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ISR Reports - Comparative Effectiveness Research (CER) and Payers - Report Preview
ISR Reports - Comparative Effectiveness Research (CER) and Payers - Report Preview
ISR Reports - Comparative Effectiveness Research (CER) and Payers - Report Preview
ISR Reports - Comparative Effectiveness Research (CER) and Payers - Report Preview
ISR Reports - Comparative Effectiveness Research (CER) and Payers - Report Preview
ISR Reports - Comparative Effectiveness Research (CER) and Payers - Report Preview
ISR Reports - Comparative Effectiveness Research (CER) and Payers - Report Preview
ISR Reports - Comparative Effectiveness Research (CER) and Payers - Report Preview
ISR Reports - Comparative Effectiveness Research (CER) and Payers - Report Preview
ISR Reports - Comparative Effectiveness Research (CER) and Payers - Report Preview
ISR Reports - Comparative Effectiveness Research (CER) and Payers - Report Preview
ISR Reports - Comparative Effectiveness Research (CER) and Payers - Report Preview
ISR Reports - Comparative Effectiveness Research (CER) and Payers - Report Preview
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ISR Reports - Comparative Effectiveness Research (CER) and Payers - Report Preview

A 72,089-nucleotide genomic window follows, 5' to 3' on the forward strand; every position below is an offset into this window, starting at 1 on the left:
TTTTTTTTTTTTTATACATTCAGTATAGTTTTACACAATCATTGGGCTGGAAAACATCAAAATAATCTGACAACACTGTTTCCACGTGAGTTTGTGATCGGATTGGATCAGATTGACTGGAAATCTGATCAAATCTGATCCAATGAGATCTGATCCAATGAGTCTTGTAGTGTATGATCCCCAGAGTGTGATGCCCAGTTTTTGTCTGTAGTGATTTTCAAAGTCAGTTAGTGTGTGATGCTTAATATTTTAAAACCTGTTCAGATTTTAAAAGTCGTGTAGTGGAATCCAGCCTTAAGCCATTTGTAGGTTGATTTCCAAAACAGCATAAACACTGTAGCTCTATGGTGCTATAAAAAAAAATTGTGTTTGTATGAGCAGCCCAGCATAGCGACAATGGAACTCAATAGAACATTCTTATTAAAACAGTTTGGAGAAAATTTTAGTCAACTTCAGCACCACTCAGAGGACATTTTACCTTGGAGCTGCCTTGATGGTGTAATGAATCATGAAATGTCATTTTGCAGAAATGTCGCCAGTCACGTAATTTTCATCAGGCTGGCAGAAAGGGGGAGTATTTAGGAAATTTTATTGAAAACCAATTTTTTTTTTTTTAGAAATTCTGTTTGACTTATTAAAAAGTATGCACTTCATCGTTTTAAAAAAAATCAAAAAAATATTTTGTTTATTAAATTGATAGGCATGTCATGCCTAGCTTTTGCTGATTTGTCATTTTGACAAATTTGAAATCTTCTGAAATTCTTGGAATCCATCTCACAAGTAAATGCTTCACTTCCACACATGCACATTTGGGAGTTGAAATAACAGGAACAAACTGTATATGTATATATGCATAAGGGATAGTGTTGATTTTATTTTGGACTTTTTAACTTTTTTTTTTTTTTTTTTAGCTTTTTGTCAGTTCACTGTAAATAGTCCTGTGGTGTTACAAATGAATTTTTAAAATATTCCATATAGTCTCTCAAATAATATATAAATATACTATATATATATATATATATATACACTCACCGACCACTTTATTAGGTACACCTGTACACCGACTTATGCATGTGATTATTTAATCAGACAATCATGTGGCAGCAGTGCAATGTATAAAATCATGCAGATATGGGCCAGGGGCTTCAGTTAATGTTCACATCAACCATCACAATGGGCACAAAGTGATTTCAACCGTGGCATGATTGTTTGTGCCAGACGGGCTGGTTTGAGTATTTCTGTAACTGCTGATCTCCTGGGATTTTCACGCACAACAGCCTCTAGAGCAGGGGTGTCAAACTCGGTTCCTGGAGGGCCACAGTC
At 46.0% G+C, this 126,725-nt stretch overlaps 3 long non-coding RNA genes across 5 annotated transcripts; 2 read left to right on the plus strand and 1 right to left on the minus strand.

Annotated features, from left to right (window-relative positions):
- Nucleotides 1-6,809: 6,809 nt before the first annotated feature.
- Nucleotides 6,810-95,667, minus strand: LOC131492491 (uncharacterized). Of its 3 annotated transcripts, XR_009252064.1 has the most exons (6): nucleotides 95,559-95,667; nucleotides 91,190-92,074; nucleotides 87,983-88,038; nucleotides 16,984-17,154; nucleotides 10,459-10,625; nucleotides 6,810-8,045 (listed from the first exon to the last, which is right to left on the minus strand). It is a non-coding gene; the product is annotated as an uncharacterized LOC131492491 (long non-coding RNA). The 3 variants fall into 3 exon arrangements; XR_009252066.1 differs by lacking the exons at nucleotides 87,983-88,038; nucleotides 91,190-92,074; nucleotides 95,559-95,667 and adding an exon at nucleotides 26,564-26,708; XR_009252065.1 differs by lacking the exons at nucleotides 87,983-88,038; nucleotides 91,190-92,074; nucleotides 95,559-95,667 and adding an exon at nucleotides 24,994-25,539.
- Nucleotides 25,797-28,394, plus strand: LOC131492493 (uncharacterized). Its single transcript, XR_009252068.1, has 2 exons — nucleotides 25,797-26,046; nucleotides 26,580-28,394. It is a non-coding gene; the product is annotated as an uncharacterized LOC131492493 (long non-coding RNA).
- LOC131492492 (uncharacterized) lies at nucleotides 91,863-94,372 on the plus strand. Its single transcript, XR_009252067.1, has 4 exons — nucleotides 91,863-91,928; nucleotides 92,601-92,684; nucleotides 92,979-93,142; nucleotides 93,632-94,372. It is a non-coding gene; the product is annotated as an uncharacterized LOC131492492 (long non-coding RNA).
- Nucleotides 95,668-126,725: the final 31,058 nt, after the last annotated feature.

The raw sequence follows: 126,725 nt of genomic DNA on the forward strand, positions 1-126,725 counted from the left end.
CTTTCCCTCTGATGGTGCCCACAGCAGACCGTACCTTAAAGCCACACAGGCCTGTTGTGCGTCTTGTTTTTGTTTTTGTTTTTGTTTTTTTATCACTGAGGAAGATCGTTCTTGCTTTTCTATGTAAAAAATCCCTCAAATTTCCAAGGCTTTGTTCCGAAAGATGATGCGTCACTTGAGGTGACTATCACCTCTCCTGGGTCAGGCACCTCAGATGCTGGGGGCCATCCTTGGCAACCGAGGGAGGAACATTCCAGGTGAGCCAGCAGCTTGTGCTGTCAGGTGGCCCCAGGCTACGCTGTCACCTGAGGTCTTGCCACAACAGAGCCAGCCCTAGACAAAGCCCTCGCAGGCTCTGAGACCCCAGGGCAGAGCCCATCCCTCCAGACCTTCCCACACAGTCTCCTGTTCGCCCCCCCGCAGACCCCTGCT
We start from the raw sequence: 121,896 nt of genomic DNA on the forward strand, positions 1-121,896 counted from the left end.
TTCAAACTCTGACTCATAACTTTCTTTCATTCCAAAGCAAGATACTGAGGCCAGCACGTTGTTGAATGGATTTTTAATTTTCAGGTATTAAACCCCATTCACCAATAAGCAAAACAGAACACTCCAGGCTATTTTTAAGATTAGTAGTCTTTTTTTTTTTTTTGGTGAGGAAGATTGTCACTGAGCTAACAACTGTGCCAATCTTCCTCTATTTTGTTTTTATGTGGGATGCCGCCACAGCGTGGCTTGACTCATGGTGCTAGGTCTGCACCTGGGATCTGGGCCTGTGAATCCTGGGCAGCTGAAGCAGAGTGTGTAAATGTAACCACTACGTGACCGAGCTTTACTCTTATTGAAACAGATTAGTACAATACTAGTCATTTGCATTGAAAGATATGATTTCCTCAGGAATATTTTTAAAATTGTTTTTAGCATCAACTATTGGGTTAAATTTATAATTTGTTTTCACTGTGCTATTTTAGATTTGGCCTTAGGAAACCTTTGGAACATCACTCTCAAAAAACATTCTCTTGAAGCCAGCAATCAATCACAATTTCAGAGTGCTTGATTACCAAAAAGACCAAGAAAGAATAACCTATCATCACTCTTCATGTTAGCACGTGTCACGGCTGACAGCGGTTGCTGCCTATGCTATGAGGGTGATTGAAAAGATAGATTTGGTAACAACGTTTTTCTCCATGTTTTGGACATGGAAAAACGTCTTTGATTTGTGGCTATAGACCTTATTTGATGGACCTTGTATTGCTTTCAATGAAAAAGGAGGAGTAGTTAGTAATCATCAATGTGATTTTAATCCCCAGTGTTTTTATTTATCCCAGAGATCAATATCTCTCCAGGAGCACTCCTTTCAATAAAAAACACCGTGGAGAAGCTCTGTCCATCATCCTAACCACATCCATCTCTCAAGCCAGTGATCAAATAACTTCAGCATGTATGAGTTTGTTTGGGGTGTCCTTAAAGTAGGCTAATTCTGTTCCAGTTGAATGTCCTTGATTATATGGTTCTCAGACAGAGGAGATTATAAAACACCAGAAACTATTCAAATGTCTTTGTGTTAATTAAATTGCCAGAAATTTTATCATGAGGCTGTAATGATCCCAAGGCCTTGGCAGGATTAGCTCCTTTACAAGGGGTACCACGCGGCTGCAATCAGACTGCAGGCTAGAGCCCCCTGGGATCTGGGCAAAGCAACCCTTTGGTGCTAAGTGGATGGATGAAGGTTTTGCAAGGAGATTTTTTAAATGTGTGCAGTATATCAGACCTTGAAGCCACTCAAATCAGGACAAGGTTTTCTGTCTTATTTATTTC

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  • 1. US Payers: Comparative Effectiveness Research and Formulary Decision-making 115 page 30 high-level 98 graphs Data collected Quantitative report respondents and charts Dec 2011 questionnaire with 118 questions Use this report to…Maximize formulary placement and reimbursement levels.1. Develop both pre-approval and post-approval study protocols to yield data that formulary-decision makers want to use in their evaluations. • Learn which CER study types are gaining in importance and driving formulary decisions. • Learn what formulary decision-makers are skeptical of when using data from randomized controlled trials with a placebo and plan your clinical development studies to minimize their concerns.2. Prioritize your CER studies based on the therapeutic areas US payers view as being most in need of comparative effectiveness studies. • Asthma/ COPD, Arthritis/ Osteoporosis, Oncology, Diabetes, Hypertension, Mental health, and Heart diseasewww.ISRreports.com Industry Standard Research Info@ISRreports.com